No Love for a Nation, No Coal for the Power Station

A short report from members of Plan C who took part in the Ende Gelände (#endegelaende) mass action to stop coal production and burning in Germany.

Ende Gelände is a grass roots campaign organisation with the aim of shutting down and stopping coal extraction. Last year it took place in the Rhineland coal region, and this year in the Lausatia coal fields in Brandenburg, south of Berlin. The strategy of civil disobedience took place over three days in direct actions comprising over 3500 people from across Europe, stopping diggers and blocking coal supply lines on the railways to the nearby Schwärze Pumpe ‘Black Pump’ power station. People also made it into the power station itself, the combined result of the actions being a complete stop to coal extraction and supply to the power station forcing it to run at 20% capacity. At the camp now there are still some actions ongoing and, unfortunately, attacks from local right wing groups and fascists on actions still taking place and the deconstruction of the camp. This year’s actions represented an unprecedented level of resistance to coal extraction in Germany – both in numbers of people involved and impact – this being the first time supply lines to a German power station have been severed in this way. The Schwärze Pumpe is the 10th biggest carbon emitter in Europe, and is operated by the Swedish state-owned energy company Vattenfall. Plan C members were involved in blocking diggers in the mine and going to the power station.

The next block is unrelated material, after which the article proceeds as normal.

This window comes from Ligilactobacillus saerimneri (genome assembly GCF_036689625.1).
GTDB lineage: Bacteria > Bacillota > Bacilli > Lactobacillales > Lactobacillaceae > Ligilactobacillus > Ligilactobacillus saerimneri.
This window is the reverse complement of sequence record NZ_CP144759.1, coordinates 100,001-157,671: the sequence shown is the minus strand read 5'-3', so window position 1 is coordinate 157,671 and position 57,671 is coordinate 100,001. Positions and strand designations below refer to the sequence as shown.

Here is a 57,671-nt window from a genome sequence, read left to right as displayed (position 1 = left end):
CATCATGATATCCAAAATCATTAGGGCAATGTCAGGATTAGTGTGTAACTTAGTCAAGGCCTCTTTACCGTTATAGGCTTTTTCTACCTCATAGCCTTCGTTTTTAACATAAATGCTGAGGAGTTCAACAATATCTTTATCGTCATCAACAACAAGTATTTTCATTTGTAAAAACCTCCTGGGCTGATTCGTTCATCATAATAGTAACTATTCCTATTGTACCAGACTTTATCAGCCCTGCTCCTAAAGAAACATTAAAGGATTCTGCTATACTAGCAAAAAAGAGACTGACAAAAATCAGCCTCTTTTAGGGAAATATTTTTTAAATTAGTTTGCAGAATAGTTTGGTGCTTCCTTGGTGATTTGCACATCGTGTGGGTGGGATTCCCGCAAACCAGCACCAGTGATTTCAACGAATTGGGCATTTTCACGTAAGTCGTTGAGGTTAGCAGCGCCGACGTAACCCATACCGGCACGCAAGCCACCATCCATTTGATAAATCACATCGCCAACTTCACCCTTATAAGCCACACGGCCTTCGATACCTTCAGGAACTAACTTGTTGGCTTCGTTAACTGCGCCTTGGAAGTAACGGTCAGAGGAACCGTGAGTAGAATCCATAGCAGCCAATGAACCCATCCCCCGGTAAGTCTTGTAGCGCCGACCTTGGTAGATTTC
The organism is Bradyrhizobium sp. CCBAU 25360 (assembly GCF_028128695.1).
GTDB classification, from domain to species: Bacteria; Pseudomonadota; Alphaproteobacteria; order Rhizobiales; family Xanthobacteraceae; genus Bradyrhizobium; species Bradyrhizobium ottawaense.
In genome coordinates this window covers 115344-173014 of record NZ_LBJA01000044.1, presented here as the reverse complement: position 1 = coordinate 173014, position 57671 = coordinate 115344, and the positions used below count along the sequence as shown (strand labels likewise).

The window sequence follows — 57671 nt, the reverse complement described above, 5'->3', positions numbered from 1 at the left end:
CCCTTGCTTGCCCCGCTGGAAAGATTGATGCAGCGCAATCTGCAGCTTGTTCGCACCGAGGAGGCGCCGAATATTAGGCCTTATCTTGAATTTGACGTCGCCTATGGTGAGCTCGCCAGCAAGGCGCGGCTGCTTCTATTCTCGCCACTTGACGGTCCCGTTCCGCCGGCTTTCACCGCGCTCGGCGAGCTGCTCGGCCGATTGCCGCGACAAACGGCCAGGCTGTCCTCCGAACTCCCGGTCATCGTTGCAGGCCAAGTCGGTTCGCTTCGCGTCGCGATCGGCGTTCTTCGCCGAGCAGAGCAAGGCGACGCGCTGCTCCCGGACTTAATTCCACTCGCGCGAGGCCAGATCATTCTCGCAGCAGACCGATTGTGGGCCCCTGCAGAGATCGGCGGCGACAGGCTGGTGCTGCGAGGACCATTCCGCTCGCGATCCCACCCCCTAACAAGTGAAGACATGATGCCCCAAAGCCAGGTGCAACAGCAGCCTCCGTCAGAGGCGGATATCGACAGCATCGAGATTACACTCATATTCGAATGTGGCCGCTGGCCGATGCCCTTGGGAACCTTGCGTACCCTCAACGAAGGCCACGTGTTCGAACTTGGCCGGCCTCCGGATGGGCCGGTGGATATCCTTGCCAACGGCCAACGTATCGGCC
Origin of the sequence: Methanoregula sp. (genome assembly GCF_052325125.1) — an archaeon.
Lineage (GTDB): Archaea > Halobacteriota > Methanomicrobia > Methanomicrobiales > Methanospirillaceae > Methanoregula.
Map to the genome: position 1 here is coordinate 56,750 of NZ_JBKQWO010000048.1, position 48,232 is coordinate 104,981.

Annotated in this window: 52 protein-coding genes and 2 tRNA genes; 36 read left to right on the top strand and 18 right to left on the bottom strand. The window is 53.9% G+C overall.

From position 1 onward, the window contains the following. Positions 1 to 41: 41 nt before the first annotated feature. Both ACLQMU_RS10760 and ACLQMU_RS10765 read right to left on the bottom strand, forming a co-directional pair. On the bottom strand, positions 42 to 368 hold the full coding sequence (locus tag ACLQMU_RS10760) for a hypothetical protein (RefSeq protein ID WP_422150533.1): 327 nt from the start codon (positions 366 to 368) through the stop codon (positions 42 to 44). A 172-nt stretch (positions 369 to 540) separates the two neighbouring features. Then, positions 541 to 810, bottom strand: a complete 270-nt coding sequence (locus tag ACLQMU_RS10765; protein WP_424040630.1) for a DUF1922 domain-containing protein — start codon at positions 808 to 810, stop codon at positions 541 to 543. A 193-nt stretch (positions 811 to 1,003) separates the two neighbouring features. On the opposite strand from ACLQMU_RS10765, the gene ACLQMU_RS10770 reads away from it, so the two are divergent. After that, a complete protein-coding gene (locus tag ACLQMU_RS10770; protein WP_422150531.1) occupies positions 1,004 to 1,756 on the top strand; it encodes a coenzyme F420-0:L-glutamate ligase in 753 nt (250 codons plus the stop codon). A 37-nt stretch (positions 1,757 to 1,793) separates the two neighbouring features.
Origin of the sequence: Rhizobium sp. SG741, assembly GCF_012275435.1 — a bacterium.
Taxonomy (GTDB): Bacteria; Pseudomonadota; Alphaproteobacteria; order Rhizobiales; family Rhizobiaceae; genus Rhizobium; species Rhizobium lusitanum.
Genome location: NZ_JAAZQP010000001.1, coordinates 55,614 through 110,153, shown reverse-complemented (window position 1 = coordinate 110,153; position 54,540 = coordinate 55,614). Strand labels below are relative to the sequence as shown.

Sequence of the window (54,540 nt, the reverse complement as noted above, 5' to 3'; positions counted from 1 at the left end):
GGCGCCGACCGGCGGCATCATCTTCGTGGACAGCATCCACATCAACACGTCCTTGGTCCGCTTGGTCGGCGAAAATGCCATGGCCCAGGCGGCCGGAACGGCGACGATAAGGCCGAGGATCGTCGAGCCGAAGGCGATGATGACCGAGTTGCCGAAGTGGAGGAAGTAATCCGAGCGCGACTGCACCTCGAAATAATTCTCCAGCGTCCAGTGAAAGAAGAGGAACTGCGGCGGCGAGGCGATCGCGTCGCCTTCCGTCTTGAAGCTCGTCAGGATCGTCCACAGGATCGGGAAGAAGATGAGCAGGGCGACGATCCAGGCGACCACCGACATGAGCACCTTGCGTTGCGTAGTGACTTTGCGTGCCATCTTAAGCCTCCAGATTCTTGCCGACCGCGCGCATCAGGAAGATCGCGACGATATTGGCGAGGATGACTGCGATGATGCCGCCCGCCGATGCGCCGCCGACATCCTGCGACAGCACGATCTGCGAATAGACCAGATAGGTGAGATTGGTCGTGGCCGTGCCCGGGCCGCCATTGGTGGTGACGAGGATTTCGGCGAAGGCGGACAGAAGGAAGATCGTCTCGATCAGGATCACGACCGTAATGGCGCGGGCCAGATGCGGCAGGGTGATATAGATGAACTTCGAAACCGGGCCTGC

System Change Not Climate Change

Why is coal important in Germany? Germany’s transition towards renewable energy is in no way complete, in spite of an impressive energy transition (Energiewende) led by community energy organisations – on one of the days of action, 100% of Germany’s electricity demand was met by renewable energy. A community buy-out of Berlin’s grid (Berliner Energietisch) was made around two years ago, but unfortunately the turn-out was too low in the referendum that would’ve agreed this, despite 80% of those who did vote agreeing. This happened in a context where, following the nuclear disaster in Fukushima, in 2011 the government were forced to close the existing nuclear power stations by 2022, whilst stopping plans for new nuclear. One contentious issue has been that, as the grid does not have the characteristics required for a fully renewable electricity supply at the moment (although this is of course possible), there has been a significant push to increase coal production and use in the electricity supply. Brown coal, such as lignite, is one of the worst forms of coal that can be produced. In Germany, coal is still the main fuel for electricity and is obviously very carbon intensive, as well as having major impacts on agriculture and health.

The action: Our group entered the pit on the Friday night with minimal police presence and slept on the coal digger overnight and left the pit in time to join a pre-organised, ‘legal’ demonstration. The use of the legalised protest point to support and strengthen the actions in the coal mine, was incredibly successful. The demonstration included local groups involved in long term campaigns against the mine and also liberal NGOs and green groups; but the way in which Ende Gelände organisers co-ordinated with the demonstration was such that we were able to join it peacefully, giving us safety in numbers when exiting the mine. Secondly, it made a strong point of political unity between the national and international mine blockers, and local campaigners who didn’t feel able to participate directly in the action. Members of parliament and others involved with NGOs, formed part of this legal demonstration, and created a spectacle that made arrests more difficult for the state; this kind of solidarity from those not taking direct action with those taking action is a tactic that our movements in the UK should be looking towards from local communities, organisations and politicians.


Pre-figurative politics – a declaration of intent